Amid the Pandemic, It’s Often Hard to See the Forest for the Trees
Review, Refocus, and Reset
By Julie Quink, CPA, CFE
This year has been riddled with a series of unexpected and unanticipated events for business owners and organizations, the height of which continues to be the pandemic and its continued significant impact.
With the uptick in positive cases continuing, business owners and management continue to face difficult business decisions and worries surrounding the financial and safety impacts of the COVID-19 coronavirus. With much on their minds running a business day to day, it becomes difficult for business owners, management, and even accounting professionals to ‘see the forest for the trees,’ as they say, and, as a result, they often set aside the opportunity to plan.
Using the lessons learned in 2020, there is no better time to review, refocus, and reset.
Countless impacts, some quantifiable and some undocumented or unknown, exist within organizations resulting from the events thus far in 2020. Among them:
• An unprecedented amount of fraud has occurred, impacting unemployment claims, accounting systems, and data breaches, to name a few areas of concern;
• Key accounting standards that were intended to be implemented in 2019 and 2020, including the lease-accounting and revenue-recognition standards, were deferred by the standard setters to ease the strain on companies in this high-pressure economic atmosphere;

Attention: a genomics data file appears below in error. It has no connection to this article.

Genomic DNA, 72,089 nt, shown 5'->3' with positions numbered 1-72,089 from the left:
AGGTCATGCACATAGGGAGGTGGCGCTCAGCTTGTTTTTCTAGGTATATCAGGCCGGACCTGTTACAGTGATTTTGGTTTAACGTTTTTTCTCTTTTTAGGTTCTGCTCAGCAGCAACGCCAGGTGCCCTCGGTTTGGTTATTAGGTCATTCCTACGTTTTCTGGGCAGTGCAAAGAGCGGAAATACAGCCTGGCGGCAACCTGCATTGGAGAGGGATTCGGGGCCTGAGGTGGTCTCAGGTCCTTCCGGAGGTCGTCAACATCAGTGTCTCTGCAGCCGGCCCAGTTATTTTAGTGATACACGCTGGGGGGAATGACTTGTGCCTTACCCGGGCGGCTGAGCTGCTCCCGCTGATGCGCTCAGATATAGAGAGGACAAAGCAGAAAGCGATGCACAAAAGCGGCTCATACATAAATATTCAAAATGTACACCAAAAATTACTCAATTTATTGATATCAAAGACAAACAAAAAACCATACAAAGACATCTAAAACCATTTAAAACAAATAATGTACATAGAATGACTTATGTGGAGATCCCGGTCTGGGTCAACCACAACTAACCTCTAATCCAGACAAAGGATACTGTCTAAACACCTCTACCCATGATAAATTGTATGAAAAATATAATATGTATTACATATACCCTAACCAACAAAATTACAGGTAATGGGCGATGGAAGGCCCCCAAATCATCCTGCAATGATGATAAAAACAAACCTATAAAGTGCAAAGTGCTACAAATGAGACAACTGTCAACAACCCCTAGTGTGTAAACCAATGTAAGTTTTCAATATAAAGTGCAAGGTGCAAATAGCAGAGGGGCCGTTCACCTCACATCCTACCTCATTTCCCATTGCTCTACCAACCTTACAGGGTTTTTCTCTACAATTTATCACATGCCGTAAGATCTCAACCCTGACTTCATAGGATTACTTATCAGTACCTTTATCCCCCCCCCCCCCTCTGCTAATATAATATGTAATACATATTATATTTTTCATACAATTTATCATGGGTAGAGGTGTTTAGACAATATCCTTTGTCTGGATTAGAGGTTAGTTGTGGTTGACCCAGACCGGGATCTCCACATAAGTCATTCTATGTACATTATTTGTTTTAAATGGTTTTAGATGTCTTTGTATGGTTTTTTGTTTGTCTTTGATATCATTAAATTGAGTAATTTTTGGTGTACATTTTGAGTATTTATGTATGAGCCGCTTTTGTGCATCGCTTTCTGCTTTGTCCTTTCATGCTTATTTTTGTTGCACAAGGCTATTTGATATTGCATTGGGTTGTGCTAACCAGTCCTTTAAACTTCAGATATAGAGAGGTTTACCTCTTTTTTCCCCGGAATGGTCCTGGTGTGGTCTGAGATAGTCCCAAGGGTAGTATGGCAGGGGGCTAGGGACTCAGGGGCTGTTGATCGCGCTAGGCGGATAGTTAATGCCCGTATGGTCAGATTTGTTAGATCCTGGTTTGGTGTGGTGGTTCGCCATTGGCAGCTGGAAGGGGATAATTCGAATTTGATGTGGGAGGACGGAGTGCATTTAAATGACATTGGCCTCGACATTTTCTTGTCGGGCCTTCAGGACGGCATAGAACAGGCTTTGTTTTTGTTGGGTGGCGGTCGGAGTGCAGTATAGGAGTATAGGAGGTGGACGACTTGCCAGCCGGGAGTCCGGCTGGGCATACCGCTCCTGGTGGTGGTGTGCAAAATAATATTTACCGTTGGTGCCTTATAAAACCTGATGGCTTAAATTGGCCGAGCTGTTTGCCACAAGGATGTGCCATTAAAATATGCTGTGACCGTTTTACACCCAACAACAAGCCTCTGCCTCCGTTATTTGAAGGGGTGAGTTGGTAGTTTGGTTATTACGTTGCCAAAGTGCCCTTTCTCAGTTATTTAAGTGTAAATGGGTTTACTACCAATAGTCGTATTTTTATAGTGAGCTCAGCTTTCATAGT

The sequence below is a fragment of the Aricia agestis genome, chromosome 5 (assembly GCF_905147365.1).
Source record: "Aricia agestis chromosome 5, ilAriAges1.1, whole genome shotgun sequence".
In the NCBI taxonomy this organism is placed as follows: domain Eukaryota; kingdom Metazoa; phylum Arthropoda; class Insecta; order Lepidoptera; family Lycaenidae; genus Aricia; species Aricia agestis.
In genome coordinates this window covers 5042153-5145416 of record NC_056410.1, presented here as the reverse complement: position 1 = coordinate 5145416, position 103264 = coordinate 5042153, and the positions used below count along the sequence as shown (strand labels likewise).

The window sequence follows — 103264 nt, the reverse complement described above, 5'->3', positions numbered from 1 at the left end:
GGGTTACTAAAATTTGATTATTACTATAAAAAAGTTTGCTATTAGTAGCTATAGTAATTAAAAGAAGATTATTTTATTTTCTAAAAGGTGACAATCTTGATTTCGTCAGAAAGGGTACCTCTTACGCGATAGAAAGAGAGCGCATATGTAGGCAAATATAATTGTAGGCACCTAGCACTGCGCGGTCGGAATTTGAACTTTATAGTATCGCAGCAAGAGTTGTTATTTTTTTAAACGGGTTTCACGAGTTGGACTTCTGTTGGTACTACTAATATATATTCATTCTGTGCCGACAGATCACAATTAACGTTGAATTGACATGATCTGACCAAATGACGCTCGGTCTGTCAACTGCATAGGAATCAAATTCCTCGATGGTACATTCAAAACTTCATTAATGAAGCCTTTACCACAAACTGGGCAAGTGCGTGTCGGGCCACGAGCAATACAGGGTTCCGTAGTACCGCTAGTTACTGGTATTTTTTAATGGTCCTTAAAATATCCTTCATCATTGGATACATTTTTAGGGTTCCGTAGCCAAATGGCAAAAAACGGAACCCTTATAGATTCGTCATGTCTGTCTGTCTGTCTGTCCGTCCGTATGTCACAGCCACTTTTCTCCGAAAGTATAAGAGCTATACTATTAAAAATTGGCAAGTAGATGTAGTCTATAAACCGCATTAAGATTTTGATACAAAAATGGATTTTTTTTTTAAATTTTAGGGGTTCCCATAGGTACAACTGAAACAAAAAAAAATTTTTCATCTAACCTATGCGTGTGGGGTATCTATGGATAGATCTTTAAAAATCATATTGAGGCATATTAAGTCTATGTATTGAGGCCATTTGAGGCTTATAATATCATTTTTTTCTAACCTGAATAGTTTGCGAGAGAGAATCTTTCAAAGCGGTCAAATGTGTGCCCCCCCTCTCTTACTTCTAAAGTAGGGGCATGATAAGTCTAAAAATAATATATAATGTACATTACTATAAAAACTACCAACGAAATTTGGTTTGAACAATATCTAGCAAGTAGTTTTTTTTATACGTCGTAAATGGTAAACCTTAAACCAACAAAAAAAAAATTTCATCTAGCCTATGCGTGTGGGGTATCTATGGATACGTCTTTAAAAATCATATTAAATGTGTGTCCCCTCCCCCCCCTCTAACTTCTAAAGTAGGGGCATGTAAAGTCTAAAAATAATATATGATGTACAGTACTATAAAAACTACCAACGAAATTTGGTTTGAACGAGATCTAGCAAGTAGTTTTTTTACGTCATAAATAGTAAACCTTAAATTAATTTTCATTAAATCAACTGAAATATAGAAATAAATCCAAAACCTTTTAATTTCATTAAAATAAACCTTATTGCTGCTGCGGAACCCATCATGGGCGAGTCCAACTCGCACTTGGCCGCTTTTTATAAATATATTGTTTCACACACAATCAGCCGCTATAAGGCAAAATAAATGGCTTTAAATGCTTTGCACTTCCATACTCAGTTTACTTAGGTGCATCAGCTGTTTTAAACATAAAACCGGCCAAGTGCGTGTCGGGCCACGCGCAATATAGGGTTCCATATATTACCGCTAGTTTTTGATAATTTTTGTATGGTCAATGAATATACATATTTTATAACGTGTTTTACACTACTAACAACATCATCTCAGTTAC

• Significant stimulus funds have been made available to the business community through the Coronavirus Aid, Relief and Economic Security (CARES) Act, including the Paycheck Protection Program, the Provider Relief Fund for hospitals and healthcare providers, and the Economic Injury Disaster Loan Program;
• Businesses that have been severely impacted by the pandemic may qualify for the Credit for Sick and Family Leave and the Employee Retention Credits;
• Remote working has become the norm out of necessity rather than convenience as businesses try to keep employees safe, while maintaining the desired level of production;
• Not-for-profit organizations are feeling the pinch of decreased donation levels at a time when their services are needed the most; and